The US currently has about 700 megawatts of installed solar panel electricity generation connected to the grid, according to research by the consulting firm, Navigant. This represents less than 1% of all the electricity generated in the US. Each state controls the speed of solar adoption by heir independent policies. If these policies remain nchanged, generation from solar panels in the US, both commercial and residential generators are expected to grow to 6,000 megawatts by the year 2015.
Three thousand of the 6,000 megawatts will be generated in California. The incentive programs of California are the gold standard among supporters of solar power. Growth in the home solar-power market will not take off until more states adopt favorable net metering rules. The relaxed solar implementation can offset the cost of installing renewable power system and capture electricity that is being loss from the potential solar generation.
The Navigant report estimates that an additional 3,000 megawatts of solar panel electricity could be available in the next eight years if the states with solar implementation limitations lifted their caps. There are eight states that have no net-metering rules. These states are South Dakota, Kansas, Mississippi, Alabama, Tennessee, Florida, Arizona and my own state, South Carolina. A list compiled by New Energy Source lists California, New Jersey, Pennsylvania, and Maryland receiving the highest scores for solar adaptation with the remaining states of lower scores because of restrictive laws. As of September 2007, 39 states had adopted some measures of rules to compensate consumers for sending self-generated renewable power to the grid. There is a lot behind the scenes that the states and power generation companies are willing to wage a serious fight to preclude Federal mandates to push solar renewable energy.
In my state of South Carolina, the Santee Electrical Cooperative, which is owned by the state of South Carolina, is proposing a $998 million dollar coal burning generators. The site has been put on hold by the federal government for a deeper study of the environmental impact. Meanwhile, Santee continues the fight with their commissioned study. Their study concludes "$900 million in economic output, $500 million in earnings and 9,300 jobs for South Carolinians" Unfortunately; Santee made no attempt to study the environmental impact or what a combination of renewable/nonrenewable future actions would mean to the state.
The federal renewable fuels bill has been stopped in the US Senate. Southern Co., American Electric Power Co. and other coal fired producers hired top Washington lobbyists, including Rudy Giuliani's firm, to help defeat a measure that would force them to boost electricity generated by wind, solar and other forms of renewable energy to 15 percent of the U.S.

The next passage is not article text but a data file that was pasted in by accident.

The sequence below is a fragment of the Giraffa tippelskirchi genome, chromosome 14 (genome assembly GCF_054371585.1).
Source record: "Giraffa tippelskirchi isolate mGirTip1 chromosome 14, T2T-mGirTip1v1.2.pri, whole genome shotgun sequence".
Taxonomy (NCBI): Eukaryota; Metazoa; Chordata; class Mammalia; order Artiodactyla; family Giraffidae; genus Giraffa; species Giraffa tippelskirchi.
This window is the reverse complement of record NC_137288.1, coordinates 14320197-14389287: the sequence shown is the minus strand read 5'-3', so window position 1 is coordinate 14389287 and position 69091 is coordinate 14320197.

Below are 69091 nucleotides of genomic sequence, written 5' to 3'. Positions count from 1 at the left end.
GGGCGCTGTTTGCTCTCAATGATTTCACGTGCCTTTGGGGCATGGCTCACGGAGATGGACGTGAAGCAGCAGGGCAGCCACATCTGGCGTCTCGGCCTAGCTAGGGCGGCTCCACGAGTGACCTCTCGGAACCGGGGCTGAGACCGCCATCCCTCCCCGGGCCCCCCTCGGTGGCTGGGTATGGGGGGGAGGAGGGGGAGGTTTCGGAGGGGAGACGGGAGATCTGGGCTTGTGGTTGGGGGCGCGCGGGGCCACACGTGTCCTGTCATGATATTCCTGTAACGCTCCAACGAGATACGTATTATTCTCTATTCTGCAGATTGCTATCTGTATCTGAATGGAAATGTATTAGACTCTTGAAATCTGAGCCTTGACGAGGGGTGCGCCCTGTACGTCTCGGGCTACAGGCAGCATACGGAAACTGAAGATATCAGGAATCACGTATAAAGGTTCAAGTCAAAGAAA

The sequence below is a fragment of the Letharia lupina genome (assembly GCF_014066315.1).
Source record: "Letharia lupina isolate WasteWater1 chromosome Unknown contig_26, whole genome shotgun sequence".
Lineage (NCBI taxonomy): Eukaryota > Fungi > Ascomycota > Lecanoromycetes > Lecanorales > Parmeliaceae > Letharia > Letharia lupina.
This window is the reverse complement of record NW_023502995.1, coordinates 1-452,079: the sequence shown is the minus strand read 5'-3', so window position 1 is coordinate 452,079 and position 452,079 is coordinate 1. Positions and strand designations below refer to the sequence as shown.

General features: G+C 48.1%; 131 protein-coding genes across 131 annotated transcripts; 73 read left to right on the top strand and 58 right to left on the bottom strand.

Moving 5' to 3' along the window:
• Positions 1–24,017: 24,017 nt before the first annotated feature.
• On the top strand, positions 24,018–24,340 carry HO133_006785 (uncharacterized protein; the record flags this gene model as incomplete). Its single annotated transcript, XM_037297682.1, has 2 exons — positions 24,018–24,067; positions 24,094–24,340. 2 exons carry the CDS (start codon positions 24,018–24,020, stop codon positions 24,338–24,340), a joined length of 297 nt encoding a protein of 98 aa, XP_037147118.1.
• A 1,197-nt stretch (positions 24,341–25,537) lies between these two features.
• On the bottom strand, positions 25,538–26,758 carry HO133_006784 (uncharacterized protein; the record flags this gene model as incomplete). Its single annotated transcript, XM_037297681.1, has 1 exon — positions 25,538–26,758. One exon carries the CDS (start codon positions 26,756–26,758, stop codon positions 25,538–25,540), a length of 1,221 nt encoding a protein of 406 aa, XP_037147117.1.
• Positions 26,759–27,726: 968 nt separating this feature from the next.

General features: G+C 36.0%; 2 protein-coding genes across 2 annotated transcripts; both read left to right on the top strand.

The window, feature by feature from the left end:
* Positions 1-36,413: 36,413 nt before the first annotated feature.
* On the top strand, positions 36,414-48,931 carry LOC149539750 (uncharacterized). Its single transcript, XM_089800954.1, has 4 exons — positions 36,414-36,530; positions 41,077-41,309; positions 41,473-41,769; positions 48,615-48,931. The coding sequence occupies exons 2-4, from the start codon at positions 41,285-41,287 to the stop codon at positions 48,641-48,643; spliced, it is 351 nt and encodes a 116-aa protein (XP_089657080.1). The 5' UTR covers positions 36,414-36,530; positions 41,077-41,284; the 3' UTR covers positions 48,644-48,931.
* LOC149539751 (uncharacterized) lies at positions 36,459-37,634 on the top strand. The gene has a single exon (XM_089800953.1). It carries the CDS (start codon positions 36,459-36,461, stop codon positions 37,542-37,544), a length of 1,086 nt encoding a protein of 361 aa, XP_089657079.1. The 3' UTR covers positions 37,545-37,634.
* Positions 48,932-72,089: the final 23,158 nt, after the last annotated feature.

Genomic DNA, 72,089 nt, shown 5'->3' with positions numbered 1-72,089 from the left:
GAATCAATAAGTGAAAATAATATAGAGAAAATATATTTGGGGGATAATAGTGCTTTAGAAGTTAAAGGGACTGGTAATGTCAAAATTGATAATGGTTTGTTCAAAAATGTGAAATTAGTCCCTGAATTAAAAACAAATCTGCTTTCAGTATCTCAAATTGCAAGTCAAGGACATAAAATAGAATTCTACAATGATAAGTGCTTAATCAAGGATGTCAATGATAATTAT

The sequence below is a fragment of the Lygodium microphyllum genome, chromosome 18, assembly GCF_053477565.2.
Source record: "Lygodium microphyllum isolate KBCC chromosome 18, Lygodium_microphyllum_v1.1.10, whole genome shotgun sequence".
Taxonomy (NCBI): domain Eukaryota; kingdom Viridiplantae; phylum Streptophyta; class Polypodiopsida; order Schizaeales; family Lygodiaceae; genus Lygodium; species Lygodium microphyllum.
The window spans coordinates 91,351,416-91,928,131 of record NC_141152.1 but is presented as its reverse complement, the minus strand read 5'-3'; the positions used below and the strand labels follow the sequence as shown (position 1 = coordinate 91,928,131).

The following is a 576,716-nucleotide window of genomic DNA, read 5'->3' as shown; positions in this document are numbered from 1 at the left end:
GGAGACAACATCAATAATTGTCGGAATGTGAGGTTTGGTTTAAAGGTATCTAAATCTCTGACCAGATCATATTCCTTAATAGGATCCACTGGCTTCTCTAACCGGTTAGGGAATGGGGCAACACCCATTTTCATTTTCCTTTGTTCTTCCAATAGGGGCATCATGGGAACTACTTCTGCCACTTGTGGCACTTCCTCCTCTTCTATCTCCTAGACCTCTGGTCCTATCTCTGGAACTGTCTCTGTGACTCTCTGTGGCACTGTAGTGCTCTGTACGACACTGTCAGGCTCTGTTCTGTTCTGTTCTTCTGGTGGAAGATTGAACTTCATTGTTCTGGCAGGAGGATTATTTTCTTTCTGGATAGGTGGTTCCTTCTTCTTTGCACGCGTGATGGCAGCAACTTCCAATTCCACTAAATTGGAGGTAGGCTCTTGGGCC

total by 2020. That's up from less than 2 percent today, and is a move the industry says would cost at least $67 billion. Southern Co. has spent $7.26 million this year lobbying Congress, more than Exxon Mobil Corp.
or General Motors Corp., according to the Washington-based Center for Responsive Politics. It hired such firms as Bracewell & Giuliani LLP, where Republican presidential front-runner Giuliani is a partner.
The bill would require utilities to obtain 2.75 percent of their power from renewable sources starting in 2010, ramping that up to 15 percent by 2020. Almost one-quarter of the mandate could be met by improving efficiency. Companies that fail to meet the standard would have to pay a penalty to the federal government.
The cooperative of Southern Co and other generating companies consider this too high of a barrier and appear to have succeeded to remove the renewable fuel section from the bill going to President Bush. The average homeowner does not have a vote in adopting renewable fuels electrical generation standards. The battle is being conducted by the state and federal government and powerful electrical generating companies. The problem is that the average homeowner will be the big loser in this struggle. Our major recourse is to write our state and federal representative to adopt measure that we can utilize the potential cost savings and reduces pollution of solar generated electricity. Our letters to our government representatives should ask for means to: * Encourage greater renewable-energy generation * Promote customer-sited distributed generation (wind and solar fuels) * Reduce demand on an ever increasingly strained grid * Reward investment in renewable technologies * Facilitate energy independence * Improve air quality and public health * Promote in-state economic development.
Most states that have revised their interconnection and net-metering policies have done so in pursuit of these same goals. Copyright (c) 2008 Paul Calhoun.
I have a BS and MS in Metallurgical Engineering. Thirty six years spent in the development of semiconductors. Business experience in start up business plan. Currently, an oyster farmer and interested in helping the environment by deploying solar energy. Please visit my Web Site http://www.charlestonenvironmentalhelp.com